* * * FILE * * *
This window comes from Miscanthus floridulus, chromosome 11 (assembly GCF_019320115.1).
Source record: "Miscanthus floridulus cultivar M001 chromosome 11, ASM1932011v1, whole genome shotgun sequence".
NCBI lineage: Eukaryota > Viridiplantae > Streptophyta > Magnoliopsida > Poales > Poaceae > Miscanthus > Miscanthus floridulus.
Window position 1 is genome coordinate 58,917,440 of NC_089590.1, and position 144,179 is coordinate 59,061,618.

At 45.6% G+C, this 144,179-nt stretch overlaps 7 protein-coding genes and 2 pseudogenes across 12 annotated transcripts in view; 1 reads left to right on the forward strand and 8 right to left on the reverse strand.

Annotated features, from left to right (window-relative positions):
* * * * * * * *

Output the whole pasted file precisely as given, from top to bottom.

This window comes from Miscanthus floridulus, chromosome 11 (assembly GCF_019320115.1).
Source record: "Miscanthus floridulus cultivar M001 chromosome 11, ASM1932011v1, whole genome shotgun sequence".
NCBI lineage: Eukaryota > Viridiplantae > Streptophyta > Magnoliopsida > Poales > Poaceae > Miscanthus > Miscanthus floridulus.
Window position 1 is genome coordinate 58,917,440 of NC_089590.1, and position 144,179 is coordinate 59,061,618.

At 45.6% G+C, this 144,179-nt stretch overlaps 7 protein-coding genes and 2 pseudogenes across 12 annotated transcripts in view; 1 reads left to right on the forward strand and 8 right to left on the reverse strand.

Annotated features, from left to right (window-relative positions):